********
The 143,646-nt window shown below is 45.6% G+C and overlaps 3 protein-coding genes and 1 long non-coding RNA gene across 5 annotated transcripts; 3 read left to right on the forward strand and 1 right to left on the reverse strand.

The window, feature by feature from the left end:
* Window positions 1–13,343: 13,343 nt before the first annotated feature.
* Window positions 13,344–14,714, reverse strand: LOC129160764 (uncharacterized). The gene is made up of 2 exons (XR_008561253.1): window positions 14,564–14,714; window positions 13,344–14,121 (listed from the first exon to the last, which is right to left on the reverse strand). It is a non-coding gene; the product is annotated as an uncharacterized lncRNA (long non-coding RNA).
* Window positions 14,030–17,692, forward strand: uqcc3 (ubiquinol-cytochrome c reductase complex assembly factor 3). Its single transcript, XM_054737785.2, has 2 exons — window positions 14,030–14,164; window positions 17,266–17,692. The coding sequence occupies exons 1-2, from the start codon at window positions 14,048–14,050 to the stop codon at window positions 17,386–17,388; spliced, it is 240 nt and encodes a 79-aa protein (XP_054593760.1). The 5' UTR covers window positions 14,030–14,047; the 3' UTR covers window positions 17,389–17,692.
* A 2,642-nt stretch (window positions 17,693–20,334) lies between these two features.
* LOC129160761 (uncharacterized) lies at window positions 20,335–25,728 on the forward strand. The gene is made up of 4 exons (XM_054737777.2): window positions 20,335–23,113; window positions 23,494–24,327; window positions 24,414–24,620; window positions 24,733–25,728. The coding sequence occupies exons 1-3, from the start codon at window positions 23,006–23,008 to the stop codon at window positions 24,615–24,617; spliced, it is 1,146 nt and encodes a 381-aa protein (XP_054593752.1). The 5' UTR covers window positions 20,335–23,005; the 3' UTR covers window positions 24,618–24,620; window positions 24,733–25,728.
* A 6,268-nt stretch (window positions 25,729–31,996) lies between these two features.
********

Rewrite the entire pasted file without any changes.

The 143,646-nt window shown below is 45.6% G+C and overlaps 3 protein-coding genes and 1 long non-coding RNA gene across 5 annotated transcripts; 3 read left to right on the forward strand and 1 right to left on the reverse strand.

The window, feature by feature from the left end:
* Window positions 1–13,343: 13,343 nt before the first annotated feature.
* Window positions 13,344–14,714, reverse strand: LOC129160764 (uncharacterized). The gene is made up of 2 exons (XR_008561253.1): window positions 14,564–14,714; window positions 13,344–14,121 (listed from the first exon to the last, which is right to left on the reverse strand). It is a non-coding gene; the product is annotated as an uncharacterized lncRNA (long non-coding RNA).
* Window positions 14,030–17,692, forward strand: uqcc3 (ubiquinol-cytochrome c reductase complex assembly factor 3). Its single transcript, XM_054737785.2, has 2 exons — window positions 14,030–14,164; window positions 17,266–17,692. The coding sequence occupies exons 1-2, from the start codon at window positions 14,048–14,050 to the stop codon at window positions 17,386–17,388; spliced, it is 240 nt and encodes a 79-aa protein (XP_054593760.1). The 5' UTR covers window positions 14,030–14,047; the 3' UTR covers window positions 17,389–17,692.
* A 2,642-nt stretch (window positions 17,693–20,334) lies between these two features.
* LOC129160761 (uncharacterized) lies at window positions 20,335–25,728 on the forward strand. The gene is made up of 4 exons (XM_054737777.2): window positions 20,335–23,113; window positions 23,494–24,327; window positions 24,414–24,620; window positions 24,733–25,728. The coding sequence occupies exons 1-3, from the start codon at window positions 23,006–23,008 to the stop codon at window positions 24,615–24,617; spliced, it is 1,146 nt and encodes a 381-aa protein (XP_054593752.1). The 5' UTR covers window positions 20,335–23,005; the 3' UTR covers window positions 24,618–24,620; window positions 24,733–25,728.
* A 6,268-nt stretch (window positions 25,729–31,996) lies between these two features.